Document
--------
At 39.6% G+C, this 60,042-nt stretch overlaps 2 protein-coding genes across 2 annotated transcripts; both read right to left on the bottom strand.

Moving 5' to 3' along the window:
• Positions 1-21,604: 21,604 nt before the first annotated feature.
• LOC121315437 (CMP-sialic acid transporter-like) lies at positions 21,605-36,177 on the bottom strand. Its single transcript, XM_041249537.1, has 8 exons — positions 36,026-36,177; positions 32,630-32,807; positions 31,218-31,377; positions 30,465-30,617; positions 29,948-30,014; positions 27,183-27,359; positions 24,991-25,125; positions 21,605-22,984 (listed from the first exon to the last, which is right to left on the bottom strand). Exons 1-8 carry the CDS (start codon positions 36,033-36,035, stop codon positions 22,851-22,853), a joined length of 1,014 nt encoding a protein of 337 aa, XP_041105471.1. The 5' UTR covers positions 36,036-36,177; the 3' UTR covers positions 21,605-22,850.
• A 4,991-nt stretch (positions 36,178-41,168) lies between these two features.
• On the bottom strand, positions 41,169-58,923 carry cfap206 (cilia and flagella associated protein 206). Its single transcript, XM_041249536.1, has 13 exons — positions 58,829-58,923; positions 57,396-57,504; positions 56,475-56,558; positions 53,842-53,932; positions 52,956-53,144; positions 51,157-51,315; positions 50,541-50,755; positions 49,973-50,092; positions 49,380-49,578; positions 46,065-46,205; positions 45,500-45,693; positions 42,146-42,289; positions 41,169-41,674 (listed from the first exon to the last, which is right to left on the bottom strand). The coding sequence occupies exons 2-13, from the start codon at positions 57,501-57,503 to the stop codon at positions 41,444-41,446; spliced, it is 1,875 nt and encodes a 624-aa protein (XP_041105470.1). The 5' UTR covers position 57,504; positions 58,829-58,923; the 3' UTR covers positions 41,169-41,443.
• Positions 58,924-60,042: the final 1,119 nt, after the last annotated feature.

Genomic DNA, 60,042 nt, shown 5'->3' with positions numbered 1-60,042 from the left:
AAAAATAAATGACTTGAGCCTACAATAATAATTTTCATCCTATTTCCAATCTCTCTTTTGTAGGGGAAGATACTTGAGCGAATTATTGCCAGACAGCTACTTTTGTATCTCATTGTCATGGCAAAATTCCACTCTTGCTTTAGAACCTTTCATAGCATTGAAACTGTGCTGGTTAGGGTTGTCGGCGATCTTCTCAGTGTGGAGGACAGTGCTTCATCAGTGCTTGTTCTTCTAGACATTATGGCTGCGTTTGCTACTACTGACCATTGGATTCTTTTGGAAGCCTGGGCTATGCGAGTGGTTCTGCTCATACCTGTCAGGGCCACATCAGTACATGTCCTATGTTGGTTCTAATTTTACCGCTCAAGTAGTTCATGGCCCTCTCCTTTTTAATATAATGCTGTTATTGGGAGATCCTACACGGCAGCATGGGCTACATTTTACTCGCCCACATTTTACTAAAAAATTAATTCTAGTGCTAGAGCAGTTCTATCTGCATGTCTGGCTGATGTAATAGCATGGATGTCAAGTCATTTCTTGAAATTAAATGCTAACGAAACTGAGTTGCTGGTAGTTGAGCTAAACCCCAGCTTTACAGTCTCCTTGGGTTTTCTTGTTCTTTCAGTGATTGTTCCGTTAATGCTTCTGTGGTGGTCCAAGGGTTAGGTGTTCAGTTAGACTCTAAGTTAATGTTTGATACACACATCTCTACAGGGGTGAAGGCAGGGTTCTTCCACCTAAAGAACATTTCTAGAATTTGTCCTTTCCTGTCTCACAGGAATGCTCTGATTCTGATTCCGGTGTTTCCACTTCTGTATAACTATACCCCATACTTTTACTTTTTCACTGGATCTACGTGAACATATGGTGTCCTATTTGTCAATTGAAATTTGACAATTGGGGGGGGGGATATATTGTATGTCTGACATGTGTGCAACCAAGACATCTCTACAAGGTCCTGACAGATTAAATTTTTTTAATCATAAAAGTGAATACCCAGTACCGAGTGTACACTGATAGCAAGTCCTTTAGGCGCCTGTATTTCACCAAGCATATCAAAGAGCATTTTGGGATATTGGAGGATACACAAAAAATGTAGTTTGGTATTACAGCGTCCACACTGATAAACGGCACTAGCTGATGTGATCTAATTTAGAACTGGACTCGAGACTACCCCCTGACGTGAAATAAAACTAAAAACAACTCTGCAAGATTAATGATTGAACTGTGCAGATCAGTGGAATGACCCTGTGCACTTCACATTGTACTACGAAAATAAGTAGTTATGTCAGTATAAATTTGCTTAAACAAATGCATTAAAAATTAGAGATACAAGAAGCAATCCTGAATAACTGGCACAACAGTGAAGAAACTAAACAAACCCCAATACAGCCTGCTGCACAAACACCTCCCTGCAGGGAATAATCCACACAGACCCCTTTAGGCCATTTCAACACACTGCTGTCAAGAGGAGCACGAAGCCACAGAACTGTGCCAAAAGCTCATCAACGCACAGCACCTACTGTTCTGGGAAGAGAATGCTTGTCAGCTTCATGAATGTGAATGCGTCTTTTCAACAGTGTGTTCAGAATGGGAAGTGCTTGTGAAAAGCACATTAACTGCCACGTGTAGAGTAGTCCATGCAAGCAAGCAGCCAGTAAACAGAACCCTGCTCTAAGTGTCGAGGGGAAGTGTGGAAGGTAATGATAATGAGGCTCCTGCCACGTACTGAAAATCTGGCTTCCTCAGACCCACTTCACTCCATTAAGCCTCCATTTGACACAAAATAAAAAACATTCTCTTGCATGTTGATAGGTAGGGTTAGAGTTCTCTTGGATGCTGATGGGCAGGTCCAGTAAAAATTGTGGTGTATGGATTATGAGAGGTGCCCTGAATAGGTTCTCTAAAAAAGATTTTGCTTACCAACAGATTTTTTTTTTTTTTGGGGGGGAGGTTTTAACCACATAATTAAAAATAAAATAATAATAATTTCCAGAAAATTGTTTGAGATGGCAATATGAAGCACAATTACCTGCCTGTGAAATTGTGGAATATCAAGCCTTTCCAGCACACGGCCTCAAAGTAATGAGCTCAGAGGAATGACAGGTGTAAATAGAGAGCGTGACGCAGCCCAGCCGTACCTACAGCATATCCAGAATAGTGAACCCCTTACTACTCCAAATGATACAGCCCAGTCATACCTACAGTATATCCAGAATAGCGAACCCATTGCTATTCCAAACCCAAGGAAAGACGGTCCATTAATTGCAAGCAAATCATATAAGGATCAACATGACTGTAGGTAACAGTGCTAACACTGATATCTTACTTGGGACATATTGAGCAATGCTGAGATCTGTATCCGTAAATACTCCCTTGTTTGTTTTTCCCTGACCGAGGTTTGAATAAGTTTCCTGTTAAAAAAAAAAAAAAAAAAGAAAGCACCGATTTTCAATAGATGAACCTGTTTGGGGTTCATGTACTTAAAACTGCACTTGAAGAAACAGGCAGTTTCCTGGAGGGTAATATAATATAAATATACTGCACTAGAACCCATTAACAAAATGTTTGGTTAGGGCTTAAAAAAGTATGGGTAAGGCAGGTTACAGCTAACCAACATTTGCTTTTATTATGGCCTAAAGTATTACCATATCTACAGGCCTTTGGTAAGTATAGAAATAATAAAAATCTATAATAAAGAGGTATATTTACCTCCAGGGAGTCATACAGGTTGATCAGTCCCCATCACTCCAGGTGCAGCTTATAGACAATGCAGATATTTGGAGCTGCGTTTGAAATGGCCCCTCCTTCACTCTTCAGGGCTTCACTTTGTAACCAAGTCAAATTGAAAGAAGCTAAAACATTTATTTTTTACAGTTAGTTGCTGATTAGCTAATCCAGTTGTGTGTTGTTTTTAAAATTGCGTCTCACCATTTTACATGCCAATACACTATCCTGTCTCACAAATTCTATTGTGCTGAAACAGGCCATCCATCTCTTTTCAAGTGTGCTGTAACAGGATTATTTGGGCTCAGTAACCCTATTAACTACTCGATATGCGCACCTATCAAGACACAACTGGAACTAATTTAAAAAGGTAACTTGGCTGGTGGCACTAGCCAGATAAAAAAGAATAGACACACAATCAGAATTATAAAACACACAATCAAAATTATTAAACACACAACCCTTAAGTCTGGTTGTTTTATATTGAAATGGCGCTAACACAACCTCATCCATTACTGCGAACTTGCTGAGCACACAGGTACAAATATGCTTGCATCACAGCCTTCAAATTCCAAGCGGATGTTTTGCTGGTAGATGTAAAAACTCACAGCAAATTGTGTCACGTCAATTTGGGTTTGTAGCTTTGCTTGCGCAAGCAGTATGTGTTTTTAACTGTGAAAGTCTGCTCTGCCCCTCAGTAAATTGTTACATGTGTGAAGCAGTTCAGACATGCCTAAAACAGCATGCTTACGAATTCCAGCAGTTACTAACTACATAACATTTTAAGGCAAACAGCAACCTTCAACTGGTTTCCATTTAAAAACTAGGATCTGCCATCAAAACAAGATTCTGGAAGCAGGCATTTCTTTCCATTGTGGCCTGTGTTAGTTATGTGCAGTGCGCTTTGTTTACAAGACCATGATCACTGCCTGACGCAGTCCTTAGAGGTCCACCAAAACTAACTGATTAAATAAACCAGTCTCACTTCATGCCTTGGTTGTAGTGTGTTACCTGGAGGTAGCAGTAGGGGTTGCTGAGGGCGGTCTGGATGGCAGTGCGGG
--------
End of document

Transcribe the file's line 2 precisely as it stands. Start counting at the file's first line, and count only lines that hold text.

Moving 5' to 3' along the window: